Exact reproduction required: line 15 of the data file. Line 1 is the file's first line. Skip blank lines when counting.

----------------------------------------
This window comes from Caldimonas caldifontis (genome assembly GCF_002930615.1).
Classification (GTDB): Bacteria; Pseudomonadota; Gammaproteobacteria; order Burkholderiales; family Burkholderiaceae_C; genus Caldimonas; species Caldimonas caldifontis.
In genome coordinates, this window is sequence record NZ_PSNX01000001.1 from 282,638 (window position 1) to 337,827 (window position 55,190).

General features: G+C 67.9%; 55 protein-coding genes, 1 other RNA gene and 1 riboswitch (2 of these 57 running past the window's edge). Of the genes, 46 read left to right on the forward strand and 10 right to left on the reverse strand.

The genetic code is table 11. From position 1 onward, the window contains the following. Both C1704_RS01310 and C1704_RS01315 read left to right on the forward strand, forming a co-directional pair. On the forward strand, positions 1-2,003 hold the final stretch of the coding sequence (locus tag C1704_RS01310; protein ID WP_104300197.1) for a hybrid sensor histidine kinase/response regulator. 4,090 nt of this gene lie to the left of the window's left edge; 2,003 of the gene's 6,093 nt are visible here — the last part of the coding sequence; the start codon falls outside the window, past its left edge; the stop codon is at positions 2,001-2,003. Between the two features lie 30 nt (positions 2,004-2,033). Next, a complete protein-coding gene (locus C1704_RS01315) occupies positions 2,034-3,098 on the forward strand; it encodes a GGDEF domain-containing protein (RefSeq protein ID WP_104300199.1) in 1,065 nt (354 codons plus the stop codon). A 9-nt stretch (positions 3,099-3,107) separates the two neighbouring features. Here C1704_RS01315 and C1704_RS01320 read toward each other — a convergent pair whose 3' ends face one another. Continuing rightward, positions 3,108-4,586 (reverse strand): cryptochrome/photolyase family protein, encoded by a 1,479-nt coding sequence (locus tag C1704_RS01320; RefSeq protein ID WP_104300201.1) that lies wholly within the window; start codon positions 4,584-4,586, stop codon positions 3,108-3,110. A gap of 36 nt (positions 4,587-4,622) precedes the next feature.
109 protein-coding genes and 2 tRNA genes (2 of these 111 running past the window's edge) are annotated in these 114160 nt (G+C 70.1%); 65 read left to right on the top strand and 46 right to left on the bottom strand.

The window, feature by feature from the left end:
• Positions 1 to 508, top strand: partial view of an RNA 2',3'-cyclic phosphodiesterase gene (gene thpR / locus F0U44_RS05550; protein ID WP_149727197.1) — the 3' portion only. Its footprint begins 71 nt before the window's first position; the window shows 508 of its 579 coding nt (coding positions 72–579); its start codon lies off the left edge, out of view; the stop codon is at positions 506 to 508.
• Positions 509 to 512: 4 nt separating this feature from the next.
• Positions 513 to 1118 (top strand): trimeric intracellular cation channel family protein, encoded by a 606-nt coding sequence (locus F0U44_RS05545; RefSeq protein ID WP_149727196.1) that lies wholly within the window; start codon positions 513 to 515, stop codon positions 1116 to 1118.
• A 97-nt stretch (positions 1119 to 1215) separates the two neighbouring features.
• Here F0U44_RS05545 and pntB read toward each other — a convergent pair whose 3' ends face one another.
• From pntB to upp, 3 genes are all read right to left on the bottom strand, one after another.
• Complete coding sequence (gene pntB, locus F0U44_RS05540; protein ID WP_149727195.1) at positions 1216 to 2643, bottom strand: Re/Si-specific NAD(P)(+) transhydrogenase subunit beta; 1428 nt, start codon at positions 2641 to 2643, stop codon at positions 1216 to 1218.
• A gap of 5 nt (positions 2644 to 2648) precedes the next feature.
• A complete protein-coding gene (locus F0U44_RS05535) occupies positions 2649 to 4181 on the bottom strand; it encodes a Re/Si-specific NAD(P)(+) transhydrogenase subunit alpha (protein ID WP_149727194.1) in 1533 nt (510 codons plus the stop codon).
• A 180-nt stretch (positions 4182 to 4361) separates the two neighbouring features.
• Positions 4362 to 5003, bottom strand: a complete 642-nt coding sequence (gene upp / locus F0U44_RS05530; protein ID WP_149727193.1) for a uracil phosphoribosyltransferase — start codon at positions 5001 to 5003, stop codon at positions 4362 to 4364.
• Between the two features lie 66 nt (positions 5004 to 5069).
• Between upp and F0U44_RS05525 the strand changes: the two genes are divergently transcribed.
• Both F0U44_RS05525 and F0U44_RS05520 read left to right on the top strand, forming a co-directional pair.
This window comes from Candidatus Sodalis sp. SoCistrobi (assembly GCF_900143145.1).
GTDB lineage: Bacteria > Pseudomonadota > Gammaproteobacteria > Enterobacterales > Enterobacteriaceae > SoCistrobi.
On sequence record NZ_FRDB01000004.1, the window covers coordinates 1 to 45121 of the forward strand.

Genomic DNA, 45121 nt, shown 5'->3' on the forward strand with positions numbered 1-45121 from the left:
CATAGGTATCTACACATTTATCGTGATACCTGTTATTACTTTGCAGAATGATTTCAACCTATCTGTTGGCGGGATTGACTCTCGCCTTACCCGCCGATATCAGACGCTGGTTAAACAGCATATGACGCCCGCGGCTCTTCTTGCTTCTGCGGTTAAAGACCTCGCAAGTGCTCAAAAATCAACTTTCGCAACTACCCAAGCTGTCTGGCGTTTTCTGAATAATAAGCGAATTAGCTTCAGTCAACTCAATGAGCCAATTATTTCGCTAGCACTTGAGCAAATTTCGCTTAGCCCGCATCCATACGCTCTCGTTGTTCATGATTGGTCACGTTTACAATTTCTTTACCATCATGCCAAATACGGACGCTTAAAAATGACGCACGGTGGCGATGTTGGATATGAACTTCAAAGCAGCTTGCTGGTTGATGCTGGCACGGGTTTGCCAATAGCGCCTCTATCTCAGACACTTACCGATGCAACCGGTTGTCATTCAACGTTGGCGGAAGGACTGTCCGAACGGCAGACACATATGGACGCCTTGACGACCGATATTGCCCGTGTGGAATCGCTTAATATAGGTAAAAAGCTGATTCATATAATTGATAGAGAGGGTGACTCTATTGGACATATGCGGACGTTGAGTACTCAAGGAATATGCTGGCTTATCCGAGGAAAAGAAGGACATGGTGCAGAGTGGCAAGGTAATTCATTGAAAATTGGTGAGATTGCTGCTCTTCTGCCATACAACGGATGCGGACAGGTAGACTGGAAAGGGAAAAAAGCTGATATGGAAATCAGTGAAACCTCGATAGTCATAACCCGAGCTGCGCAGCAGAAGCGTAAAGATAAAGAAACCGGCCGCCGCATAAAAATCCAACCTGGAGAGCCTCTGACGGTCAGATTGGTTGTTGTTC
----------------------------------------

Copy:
• A gap of 5 nt (positions 2644 to 2648) precedes the next feature.